AN eight-year-old boy from Bunbury has written a heartfelt plea for his dad to receive a lifesaving stem cell donor.

Maxwell McCleave has written the letter calling on people to register to be on blood cancer charity DKMS's stem cell donor list to help his dad Peter McCleave.

Peter, a father of two, has myeloma, a blood cancer. His diagnosis came after he had taken part in the gruelling Iron Man fitness competition and suffered a bout of pneumonia two days later.

Peter has been given less than seven years to live if he doesn’t find a blood stem cell donor match. But he has stayed positive through his journey with this aggressive form of blood cancer, and the invasive treatment that has come with it including several rounds of chemo.

He recently launched a campaign to sign 10,000 new prospective blood stem cell donors to the UK’s aligned stem cell registry through blood cancer charity DKMS and has so far reached half of his target. Of these 5,000 new potential lifesavers, four have been confirmed as matches for people in need of a transplant.

But it was Peter's son Maxwell, who wrote the heartbreaking appeal, which left him choked up.

He said: “It has been said in the past, probably justifiably so, that I can on occasion be a little un-emotive. When I read this letter from my son my reaction was far removed from my default setting. I could not be prouder of both my kids but today, Max in particular has knocked me for six.

"I hate the fact that he has had to be exposed to this. Clearly his understanding of my situation is much greater than I appreciated and the letter is his way of approaching it.”

Maxwell's letter reads:

"My name is Maxwell McCleave and I’m in Year 4 at primary school and I’m eight years old. My little brother is Seb and he goes to the same school as me. He’s in Year 1 and he is five.

"My dad has myeloma, which is a blood cancer that I really don’t want him to have. I really want you to help Pete my dad beat his blood cancer by registering to be on DKMS’s stem cell donor list. "If my daddy doesn’t find a stem cell match he will only have seven more years with me and I want lots more!

"To find himself a donor my daddy has started a campaign I want to tell everyone about because it could save him. It is called he is trying to get as many donors on the list as he can which I hope one day will be a match for him, but also for many many others.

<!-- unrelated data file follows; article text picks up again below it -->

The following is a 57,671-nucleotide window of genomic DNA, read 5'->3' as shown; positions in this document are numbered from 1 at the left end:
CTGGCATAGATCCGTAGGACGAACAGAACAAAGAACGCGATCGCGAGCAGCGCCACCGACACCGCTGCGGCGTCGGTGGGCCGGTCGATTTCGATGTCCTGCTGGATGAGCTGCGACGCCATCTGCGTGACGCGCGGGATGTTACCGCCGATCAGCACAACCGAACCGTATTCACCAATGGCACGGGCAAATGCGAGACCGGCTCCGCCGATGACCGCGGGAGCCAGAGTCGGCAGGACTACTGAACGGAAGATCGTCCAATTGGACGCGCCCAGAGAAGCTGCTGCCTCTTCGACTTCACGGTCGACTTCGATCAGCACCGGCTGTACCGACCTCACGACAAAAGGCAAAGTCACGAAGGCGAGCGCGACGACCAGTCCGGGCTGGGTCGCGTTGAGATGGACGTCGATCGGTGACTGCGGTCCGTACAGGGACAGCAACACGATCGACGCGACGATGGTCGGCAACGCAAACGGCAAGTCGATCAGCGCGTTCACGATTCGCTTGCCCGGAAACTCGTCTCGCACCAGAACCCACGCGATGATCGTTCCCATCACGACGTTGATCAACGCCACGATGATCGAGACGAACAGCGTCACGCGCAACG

Chester and District Standard:

"The picture that I have drawn (left) is about the stem cells. So the blue small things are the stem cells and the red is the blood. The stem cells are found in your blood if you didn’t know. The blood is put into a machine which is called a dialysis machine. The machine takes some of your stem cells out of your blood which they put into a pot to be cleaned and put into the person who has cancer. You don’t lose anything because your blood is then put back in to the other arm and your stem cells grow back in a few weeks.

"To the right is me with my daddy when he was first poorly. I liked his bald head as me and my brother thought he looked like Jonjo Shelvey and Newcastle United is our favourite team! Please help my daddy and sign up to be a donor, I love him and don’t want him to leave.

"Thank you for reading my letter I hope you will help me and my daddy’s campaign.

"Love from Maxwell McCleave"

Referring to his campaign, Peter added: “The results so far have blown me away. Never in a million years did I think we’d not just hit, but surpass target this soon. It just goes to show how generous people can be.

“I have had such mixed feeling since Max wrote his letter. Pride, love and sadness. When I read it I was so full of admiration and appreciation.

"I had not realised how much he had been taking on board and not only that, but coping with it too. An eight-year-old! But your child should not have to contend with such issues and I feel guilty that he has to. That I am taking away his childhood.

“But look at the good he has done with that situation. He is being proactive and using what he knows as best he can.

“And look at what he has achieved!

“Despite the reason why we’re doing this, I count myself very lucky to have the family I do.”

Peter featured in DKMS’s ‘Lifesaver in You’ advertising campaign, which featured real people looking for their lifesaver to help inspire as many people aged between 17-55 to register as potential blood stem cell donors at